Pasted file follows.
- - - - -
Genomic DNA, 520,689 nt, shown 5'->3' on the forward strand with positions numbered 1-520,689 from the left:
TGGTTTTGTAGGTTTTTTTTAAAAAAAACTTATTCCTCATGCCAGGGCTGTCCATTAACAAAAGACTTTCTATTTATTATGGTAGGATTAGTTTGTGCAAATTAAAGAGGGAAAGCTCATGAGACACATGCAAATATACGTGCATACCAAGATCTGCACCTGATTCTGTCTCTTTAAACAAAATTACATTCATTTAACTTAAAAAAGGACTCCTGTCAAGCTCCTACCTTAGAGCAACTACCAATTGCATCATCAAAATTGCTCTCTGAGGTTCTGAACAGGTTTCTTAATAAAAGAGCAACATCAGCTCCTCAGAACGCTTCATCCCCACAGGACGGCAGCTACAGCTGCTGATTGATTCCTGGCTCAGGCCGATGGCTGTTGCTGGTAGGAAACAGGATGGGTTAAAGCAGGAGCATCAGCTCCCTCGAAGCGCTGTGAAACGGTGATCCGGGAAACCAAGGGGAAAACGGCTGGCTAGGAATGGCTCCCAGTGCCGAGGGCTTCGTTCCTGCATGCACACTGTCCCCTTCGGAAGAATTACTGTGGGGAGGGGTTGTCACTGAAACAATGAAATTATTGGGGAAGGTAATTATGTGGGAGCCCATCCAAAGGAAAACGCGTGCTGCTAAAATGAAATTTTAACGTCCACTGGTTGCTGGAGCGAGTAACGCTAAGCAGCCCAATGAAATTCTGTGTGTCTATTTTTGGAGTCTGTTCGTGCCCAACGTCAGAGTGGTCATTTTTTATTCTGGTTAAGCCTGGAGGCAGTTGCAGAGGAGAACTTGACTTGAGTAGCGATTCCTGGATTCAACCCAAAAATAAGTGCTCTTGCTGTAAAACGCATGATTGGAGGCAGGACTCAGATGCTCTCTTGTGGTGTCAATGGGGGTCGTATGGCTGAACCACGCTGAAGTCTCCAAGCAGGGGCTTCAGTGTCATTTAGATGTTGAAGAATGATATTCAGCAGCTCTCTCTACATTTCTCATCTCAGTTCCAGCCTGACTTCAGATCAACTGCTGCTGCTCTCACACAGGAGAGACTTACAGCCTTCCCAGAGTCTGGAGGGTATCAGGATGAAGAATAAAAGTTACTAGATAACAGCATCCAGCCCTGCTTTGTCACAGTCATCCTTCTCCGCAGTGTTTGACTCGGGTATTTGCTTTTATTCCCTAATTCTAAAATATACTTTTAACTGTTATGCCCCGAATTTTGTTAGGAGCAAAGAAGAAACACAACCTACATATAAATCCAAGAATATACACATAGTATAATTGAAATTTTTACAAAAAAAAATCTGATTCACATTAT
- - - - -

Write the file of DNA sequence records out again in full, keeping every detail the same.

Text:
Genomic DNA, 520,689 nt, shown 5'->3' on the forward strand with positions numbered 1-520,689 from the left:
TGGTTTTGTAGGTTTTTTTTAAAAAAAACTTATTCCTCATGCCAGGGCTGTCCATTAACAAAAGACTTTCTATTTATTATGGTAGGATTAGTTTGTGCAAATTAAAGAGGGAAAGCTCATGAGACACATGCAAATATACGTGCATACCAAGATCTGCACCTGATTCTGTCTCTTTAAACAAAATTACATTCATTTAACTTAAAAAAGGACTCCTGTCAAGCTCCTACCTTAGAGCAACTACCAATTGCATCATCAAAATTGCTCTCTGAGGTTCTGAACAGGTTTCTTAATAAAAGAGCAACATCAGCTCCTCAGAACGCTTCATCCCCACAGGACGGCAGCTACAGCTGCTGATTGATTCCTGGCTCAGGCCGATGGCTGTTGCTGGTAGGAAACAGGATGGGTTAAAGCAGGAGCATCAGCTCCCTCGAAGCGCTGTGAAACGGTGATCCGGGAAACCAAGGGGAAAACGGCTGGCTAGGAATGGCTCCCAGTGCCGAGGGCTTCGTTCCTGCATGCACACTGTCCCCTTCGGAAGAATTACTGTGGGGAGGGGTTGTCACTGAAACAATGAAATTATTGGGGAAGGTAATTATGTGGGAGCCCATCCAAAGGAAAACGCGTGCTGCTAAAATGAAATTTTAACGTCCACTGGTTGCTGGAGCGAGTAACGCTAAGCAGCCCAATGAAATTCTGTGTGTCTATTTTTGGAGTCTGTTCGTGCCCAACGTCAGAGTGGTCATTTTTTATTCTGGTTAAGCCTGGAGGCAGTTGCAGAGGAGAACTTGACTTGAGTAGCGATTCCTGGATTCAACCCAAAAATAAGTGCTCTTGCTGTAAAACGCATGATTGGAGGCAGGACTCAGATGCTCTCTTGTGGTGTCAATGGGGGTCGTATGGCTGAACCACGCTGAAGTCTCCAAGCAGGGGCTTCAGTGTCATTTAGATGTTGAAGAATGATATTCAGCAGCTCTCTCTACATTTCTCATCTCAGTTCCAGCCTGACTTCAGATCAACTGCTGCTGCTCTCACACAGGAGAGACTTACAGCCTTCCCAGAGTCTGGAGGGTATCAGGATGAAGAATAAAAGTTACTAGATAACAGCATCCAGCCCTGCTTTGTCACAGTCATCCTTCTCCGCAGTGTTTGACTCGGGTATTTGCTTTTATTCCCTAATTCTAAAATATACTTTTAACTGTTATGCCCCGAATTTTGTTAGGAGCAAAGAAGAAACACAACCTACATATAAATCCAAGAATATACACATAGTATAATTGAAATTTTTACAAAAAAAAATCTGATTCACATTAT